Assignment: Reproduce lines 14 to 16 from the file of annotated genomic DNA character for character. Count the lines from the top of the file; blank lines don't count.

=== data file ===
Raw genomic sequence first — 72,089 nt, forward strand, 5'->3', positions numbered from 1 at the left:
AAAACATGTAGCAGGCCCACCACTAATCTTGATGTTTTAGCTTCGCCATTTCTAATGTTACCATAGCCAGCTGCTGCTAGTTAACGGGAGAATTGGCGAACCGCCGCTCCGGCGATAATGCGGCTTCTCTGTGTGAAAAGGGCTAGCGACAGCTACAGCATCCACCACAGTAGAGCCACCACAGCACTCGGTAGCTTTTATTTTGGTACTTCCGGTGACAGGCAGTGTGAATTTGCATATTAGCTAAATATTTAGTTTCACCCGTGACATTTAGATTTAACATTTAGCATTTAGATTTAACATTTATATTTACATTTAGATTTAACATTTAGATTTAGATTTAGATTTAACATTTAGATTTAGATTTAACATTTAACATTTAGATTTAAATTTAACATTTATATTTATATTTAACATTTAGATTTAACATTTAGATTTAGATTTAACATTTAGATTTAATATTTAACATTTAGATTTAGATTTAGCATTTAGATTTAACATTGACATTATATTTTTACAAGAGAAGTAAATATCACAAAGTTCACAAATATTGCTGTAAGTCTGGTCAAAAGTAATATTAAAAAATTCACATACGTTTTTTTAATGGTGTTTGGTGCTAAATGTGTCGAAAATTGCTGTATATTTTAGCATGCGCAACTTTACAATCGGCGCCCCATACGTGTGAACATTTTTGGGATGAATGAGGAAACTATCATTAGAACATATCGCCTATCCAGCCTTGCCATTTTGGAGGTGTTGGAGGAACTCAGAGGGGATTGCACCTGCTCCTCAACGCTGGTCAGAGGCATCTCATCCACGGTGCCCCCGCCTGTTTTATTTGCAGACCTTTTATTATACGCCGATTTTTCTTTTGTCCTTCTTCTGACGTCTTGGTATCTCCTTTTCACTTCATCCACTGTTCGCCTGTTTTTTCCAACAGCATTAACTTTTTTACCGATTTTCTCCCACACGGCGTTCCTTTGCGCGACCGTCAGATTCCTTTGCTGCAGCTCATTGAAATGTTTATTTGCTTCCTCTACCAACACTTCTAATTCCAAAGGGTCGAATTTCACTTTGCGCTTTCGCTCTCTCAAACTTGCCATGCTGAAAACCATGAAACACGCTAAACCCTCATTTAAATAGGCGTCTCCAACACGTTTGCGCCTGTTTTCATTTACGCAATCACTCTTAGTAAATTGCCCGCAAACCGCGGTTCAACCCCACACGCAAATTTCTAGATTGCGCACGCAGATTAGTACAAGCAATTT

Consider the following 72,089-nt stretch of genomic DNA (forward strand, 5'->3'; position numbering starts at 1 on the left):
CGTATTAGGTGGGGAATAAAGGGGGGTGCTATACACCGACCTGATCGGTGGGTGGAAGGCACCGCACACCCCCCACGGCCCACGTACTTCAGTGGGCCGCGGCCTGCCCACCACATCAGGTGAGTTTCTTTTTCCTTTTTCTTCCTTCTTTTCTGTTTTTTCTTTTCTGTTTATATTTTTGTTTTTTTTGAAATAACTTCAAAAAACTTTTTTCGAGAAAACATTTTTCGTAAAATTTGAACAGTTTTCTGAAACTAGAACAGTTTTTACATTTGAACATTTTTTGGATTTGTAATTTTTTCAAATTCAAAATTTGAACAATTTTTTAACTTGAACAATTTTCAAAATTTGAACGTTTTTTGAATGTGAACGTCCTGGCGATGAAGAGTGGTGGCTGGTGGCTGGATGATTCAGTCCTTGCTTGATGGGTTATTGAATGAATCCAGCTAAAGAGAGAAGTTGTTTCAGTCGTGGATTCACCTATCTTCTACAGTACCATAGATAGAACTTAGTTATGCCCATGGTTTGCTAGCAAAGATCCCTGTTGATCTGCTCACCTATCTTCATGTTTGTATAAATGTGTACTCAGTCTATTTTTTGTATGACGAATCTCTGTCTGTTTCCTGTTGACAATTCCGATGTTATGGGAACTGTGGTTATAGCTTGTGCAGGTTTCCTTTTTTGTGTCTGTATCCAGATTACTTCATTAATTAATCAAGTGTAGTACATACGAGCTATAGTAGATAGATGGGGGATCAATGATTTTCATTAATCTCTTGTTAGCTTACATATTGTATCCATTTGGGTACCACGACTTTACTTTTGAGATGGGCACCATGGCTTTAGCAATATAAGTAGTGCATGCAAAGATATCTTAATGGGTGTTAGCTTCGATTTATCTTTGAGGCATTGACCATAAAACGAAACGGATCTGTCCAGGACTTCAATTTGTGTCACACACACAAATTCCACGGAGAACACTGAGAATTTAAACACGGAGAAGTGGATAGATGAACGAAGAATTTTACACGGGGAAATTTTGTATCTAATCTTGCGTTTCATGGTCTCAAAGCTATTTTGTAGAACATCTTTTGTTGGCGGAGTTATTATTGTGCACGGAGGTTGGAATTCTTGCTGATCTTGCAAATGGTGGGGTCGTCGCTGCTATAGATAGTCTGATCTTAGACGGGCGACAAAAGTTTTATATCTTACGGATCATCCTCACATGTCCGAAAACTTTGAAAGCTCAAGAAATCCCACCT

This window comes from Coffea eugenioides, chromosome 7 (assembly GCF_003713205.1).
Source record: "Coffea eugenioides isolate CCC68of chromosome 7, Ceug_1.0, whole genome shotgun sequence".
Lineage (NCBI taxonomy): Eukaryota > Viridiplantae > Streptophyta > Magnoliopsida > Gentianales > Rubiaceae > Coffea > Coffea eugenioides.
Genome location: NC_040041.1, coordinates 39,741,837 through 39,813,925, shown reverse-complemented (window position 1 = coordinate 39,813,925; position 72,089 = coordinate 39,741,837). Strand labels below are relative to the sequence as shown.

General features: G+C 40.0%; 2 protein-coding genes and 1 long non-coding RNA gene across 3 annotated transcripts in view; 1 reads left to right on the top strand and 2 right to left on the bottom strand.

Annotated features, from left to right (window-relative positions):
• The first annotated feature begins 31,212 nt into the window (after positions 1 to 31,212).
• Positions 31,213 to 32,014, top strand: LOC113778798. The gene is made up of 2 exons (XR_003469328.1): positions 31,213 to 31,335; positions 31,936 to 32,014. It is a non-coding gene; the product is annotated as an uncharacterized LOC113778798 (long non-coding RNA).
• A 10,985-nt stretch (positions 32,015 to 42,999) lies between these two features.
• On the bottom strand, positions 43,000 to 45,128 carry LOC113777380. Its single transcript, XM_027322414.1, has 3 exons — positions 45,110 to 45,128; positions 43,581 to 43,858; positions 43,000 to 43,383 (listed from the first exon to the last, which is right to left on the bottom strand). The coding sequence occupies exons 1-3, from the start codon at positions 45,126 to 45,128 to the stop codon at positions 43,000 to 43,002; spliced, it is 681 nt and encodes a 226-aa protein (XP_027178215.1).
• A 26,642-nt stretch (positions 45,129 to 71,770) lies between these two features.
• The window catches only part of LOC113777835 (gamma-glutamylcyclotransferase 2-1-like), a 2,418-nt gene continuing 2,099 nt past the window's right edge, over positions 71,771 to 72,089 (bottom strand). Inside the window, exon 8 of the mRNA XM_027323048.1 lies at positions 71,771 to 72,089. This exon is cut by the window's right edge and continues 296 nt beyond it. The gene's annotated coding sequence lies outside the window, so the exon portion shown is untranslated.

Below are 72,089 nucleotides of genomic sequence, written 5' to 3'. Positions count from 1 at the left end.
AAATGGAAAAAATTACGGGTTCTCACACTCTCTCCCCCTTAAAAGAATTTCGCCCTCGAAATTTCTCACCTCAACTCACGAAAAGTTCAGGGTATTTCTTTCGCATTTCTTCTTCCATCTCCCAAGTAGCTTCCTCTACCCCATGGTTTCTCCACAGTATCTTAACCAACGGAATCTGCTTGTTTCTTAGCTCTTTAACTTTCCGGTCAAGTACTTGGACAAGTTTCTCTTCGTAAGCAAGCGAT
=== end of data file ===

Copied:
• On the bottom strand, positions 43,000 to 45,128 carry LOC113777380. Its single transcript, XM_027322414.1, has 3 exons — positions 45,110 to 45,128; positions 43,581 to 43,858; positions 43,000 to 43,383 (listed from the first exon to the last, which is right to left on the bottom strand). The coding sequence occupies exons 1-3, from the start codon at positions 45,126 to 45,128 to the stop codon at positions 43,000 to 43,002; spliced, it is 681 nt and encodes a 226-aa protein (XP_027178215.1).
• A 26,642-nt stretch (positions 45,129 to 71,770) lies between these two features.
• The window catches only part of LOC113777835 (gamma-glutamylcyclotransferase 2-1-like), a 2,418-nt gene continuing 2,099 nt past the window's right edge, over positions 71,771 to 72,089 (bottom strand). Inside the window, exon 8 of the mRNA XM_027323048.1 lies at positions 71,771 to 72,089. This exon is cut by the window's right edge and continues 296 nt beyond it. The gene's annotated coding sequence lies outside the window, so the exon portion shown is untranslated.